Volvo Cars

Business - November 16th, 2007
Volvo Car

Driving Forward in the Japanese Market

by Victoria Hall

For many expatriates in Japan, the prospect of finding a suitable car can be a daunting one. Furthermore, finding a dealership that can guide you through the entire search and purchase process with native-level English is half the battle.

Customers looking into buying a premium brand car expect premium service and it is not hard to see why some dealerships have been quick to respond by advertising their ability to cater for the foreign community. One such organization active in the local market and well-known for its wide array of programs is Roppongi-based Volvo Cars International. Weekender caught up with Volvo’s Steven Wanchap to find out  more about Volvo and how they are appealing to the foreign community in Japan.

Tell us a little about Volvo cars Japan.
Volvo have been selling cars in Japan as early as the 1960s through a subsidiary of Yanase, but was officially established as Volvo Cars Japan in 1986 as a 100 percent subsidiary of Volvo Car Corporation based in Gothenburg, Sweden. In 1999, Volvo Car Corporation was acquired by Ford Motor Company and placed within its Premier Automotive Group, which also currently includes Jaguar and Land Rover. With the Japan headquarters based in Kamiyacho, Volvo has an extensive nationwide dealership network employing approximately 400 people in total.

How have you changed your business model to adapt to the Japanese market?
As a premium import brand, local consumers are highly demanding and have high expectations of after-sales care, more so than the European market, for example. Consequently, we have put a lot of our energy into building strong dealership networks to ensure our customers are treated with the high levels of service associated with any premium purchase. Our approach to marketing the brand has also needed some adjustment as local consumers tend to respond more positively to clearer and less layered messaging across the range of advertising media. Use of irony to express the merits of our product is generally less common than can be seen in our other markets.

What difference in trends have you experienced in Japan in comparison to Europe and the US?
Generally speaking, we are finding an overall increase with the low-end car market in Japan, that is, smaller and more affordable cars. The current economic climate has also resulted in a weakening of the mid car market and it can also be argued that there is less interest in the car market overall.

What challenges have you faced in the Japanese market?
I think fi rst and foremost, breaking into the Japanese market initially and maintaining profitability has been our greatest challenge, and also keeping in mind the points I raised earlier. For the future, I think it is important we continue to maintain our strong identity as the leader in automotive passenger safety and continue providing quality cars with the high levels of after-sales care. We also recognise the need to appeal to a much wider audience, especially the younger Japanese consumer, and with the environment issue being such a hot topic at present the development of Hybrid and/or Diesel technology is ever more relevant.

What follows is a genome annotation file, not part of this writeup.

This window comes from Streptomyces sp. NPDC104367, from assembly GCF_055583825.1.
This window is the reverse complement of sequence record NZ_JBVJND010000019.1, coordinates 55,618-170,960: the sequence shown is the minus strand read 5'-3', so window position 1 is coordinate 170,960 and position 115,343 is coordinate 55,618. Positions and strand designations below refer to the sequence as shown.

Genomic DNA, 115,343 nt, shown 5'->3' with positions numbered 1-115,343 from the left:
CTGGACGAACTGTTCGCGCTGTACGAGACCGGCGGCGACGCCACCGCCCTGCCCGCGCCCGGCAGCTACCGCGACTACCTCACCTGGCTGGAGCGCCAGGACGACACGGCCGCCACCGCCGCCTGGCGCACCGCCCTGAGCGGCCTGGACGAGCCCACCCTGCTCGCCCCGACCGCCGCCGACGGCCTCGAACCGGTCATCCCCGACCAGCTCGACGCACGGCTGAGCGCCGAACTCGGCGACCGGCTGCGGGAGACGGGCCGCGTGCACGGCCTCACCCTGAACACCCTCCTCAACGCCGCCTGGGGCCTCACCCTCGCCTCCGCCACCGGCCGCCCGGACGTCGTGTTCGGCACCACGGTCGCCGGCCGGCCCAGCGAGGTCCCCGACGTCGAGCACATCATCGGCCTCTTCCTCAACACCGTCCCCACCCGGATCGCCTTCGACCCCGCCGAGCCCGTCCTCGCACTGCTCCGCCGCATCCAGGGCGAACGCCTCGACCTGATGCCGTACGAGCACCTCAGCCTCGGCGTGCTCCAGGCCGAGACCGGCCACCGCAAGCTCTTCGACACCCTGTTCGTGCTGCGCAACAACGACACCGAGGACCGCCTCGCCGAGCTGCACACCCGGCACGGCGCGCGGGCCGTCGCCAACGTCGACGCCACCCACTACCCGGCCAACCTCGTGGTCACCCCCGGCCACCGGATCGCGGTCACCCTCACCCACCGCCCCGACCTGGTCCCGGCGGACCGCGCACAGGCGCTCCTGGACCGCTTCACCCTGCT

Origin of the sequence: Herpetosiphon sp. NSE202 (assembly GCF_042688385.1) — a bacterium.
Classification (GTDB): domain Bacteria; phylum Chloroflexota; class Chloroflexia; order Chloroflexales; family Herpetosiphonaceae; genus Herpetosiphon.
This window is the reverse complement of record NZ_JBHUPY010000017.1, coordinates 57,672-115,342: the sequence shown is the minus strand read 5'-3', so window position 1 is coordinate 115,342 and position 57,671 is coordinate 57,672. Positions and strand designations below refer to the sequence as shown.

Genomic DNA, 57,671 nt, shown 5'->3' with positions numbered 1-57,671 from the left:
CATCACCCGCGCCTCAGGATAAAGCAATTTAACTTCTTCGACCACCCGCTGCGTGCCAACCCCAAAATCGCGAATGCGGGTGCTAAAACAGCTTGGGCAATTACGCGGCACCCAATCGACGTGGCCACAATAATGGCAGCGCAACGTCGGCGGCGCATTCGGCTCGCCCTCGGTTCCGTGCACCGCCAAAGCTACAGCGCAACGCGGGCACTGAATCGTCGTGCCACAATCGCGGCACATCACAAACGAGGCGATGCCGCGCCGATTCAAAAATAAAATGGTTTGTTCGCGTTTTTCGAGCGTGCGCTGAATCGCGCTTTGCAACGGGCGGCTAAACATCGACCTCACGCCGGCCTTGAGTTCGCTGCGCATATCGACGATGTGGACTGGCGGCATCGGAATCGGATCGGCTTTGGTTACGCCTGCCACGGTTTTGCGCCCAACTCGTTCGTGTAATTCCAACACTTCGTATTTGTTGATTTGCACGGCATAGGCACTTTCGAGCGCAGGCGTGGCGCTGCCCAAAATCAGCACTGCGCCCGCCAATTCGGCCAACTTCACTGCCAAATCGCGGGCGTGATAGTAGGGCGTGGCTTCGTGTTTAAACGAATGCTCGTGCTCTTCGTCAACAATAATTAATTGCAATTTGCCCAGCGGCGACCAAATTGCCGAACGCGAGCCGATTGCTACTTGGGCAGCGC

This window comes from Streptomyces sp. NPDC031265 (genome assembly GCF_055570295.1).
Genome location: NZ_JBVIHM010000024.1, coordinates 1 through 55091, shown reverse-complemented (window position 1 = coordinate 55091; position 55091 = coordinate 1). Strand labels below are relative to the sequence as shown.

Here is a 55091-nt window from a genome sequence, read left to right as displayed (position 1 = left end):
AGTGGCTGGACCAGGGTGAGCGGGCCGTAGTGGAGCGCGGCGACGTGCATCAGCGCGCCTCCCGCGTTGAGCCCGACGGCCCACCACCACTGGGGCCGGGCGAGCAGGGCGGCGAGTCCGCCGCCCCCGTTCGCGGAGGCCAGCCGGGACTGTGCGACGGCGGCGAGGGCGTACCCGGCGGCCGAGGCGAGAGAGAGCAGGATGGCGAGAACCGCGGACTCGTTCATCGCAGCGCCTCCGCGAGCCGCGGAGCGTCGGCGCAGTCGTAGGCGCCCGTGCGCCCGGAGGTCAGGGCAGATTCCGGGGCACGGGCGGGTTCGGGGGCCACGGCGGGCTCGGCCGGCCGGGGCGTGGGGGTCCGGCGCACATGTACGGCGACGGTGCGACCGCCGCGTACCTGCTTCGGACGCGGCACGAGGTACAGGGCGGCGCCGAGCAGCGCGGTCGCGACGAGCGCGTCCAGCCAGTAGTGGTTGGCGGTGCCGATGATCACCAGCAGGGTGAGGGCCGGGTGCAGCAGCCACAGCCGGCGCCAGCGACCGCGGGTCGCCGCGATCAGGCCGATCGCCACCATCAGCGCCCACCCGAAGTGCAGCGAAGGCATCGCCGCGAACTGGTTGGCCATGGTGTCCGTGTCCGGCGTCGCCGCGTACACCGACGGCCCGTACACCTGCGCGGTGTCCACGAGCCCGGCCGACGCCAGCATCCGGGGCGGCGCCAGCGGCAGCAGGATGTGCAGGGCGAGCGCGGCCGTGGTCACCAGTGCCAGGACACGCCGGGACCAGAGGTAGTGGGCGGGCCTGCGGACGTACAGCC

What services do you offer the foreign community who are living in Japan?
The Volvo Cars Roppongi branch offer expats and Diplomats a fully English service, providing English brochures with translated price and option lists. English navigation systems can be installed in all cars with handy tuition on its operation. Also, insurance can be arranged at the customers’ request, with all paperwork being handled by the dealership. Service scheduling and maintenance issues are all handled in English at the dealership which boasts its own workshop.

Expats who are getting ready to leave can benefit from ordering factory priced Volvos and depending on their situation stand to make signifi cant savings. The International Sales Programs cater mainly for US, UK and European expatriates, allowing them to have a custom ordered Volvo delivered to a desired dealership and includes all the shipping costs.

There is also the “Carnet de Passages en Douane” system, which enables some European expats to purchase a Volvo, ordered to match their home country’s technical requirements, drive it in Japan and then ship the car back home with tax exemption. Again, the savings here can be very substantial.

All in all, it seems that Volvo are able to cater for a wide range of customer needs and have years of experience in handling each program. Every car is backed by a generous warranty and most importantly, provide great after sales care.

For more information on any of these programs and to view the full line-up of Volvo Cars go to http://vcic.volvocars.com or please contact Steven Wanchap on 03-3585- 2627 or email swanchap@volvocars.com.

Volvo Car